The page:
[John looking over notes for the triaxial glaze blend we did.]
Before this class, my glaze knowledge was very limited. Though I mixed my own glazes, I bacically could only follow the recipe. If anything went wrong, I had no idea why or how to fix it. It was like baking a cake without know what flour, salt, sugar, and baking soda were.Call me a dork, but I found glaze chemistry fun! It has been years since I looked at a periodic table or thought about chemical formulas. But John made it both easy to understand and practical - explaining how it was relavant to ceramics and glazes. I learned even more than I expected to! Though it will be quite some time before I'm able to recall or recite all the information with ease.
[Tiles from the ^10 gas reduction. A line blend with increasing amounts of iron oxide, and a base glaze with various oxides and stains in the back.]
Because our class was small, we were able to focus specifically on the areas that interested in us. We fired both a ^10 gas reduction kiln and a low fire ^04 electric kiln. So, we got quite the range of glazes. I cant wait to incorporate some of these crunchy, crawly textures into my work!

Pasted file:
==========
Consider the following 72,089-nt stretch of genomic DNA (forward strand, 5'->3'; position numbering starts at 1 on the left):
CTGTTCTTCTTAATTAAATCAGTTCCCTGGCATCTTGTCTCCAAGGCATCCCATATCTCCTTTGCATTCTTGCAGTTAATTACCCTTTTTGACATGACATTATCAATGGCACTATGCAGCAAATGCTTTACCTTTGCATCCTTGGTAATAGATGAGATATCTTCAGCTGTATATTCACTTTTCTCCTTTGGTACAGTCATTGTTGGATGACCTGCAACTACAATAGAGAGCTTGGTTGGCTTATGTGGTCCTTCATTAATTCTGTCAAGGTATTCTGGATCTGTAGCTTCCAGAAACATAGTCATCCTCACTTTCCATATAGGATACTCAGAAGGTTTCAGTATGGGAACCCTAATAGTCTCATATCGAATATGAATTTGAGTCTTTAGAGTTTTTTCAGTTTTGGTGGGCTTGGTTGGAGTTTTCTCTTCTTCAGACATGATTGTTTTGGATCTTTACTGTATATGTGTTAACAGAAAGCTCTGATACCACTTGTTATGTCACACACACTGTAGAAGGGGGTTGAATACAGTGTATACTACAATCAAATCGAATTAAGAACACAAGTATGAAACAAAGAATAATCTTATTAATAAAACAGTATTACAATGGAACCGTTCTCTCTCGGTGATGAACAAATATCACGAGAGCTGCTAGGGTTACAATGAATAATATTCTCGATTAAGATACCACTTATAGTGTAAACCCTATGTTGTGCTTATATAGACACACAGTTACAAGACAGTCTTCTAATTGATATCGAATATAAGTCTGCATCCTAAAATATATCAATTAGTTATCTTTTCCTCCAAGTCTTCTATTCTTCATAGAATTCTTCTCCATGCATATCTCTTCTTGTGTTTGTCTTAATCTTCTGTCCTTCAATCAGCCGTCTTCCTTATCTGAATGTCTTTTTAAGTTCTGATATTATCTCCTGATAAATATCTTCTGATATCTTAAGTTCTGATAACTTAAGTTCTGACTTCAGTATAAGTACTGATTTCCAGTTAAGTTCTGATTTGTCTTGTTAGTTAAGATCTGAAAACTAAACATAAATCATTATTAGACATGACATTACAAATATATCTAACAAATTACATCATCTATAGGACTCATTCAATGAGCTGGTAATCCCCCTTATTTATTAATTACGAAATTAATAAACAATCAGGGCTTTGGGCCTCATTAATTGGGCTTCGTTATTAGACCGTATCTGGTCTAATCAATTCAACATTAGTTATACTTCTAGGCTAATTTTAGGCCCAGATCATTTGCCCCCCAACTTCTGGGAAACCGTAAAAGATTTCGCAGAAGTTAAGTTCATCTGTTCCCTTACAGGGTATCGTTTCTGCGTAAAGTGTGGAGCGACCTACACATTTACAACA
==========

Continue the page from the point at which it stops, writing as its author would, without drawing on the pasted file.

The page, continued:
[Some of the ^04 glaze tests that will be making their way into my work.]
Since then, I've literally been dreaming about glazes. Last night I imagined I mixed the most beautiful terra sigillata! I cant wait to get back into the studio and try out some more of these ideas.
I stayed with my good friend and pottery Joy Tanner while I was in North Carolina. We had a great visit - up late talking and laughing every night! Thank you Joy!
I'll be in Atlanta this week with family before heading back up to Asheville for the Studio Stroll.
Be back when I can! Thanks for stopping in!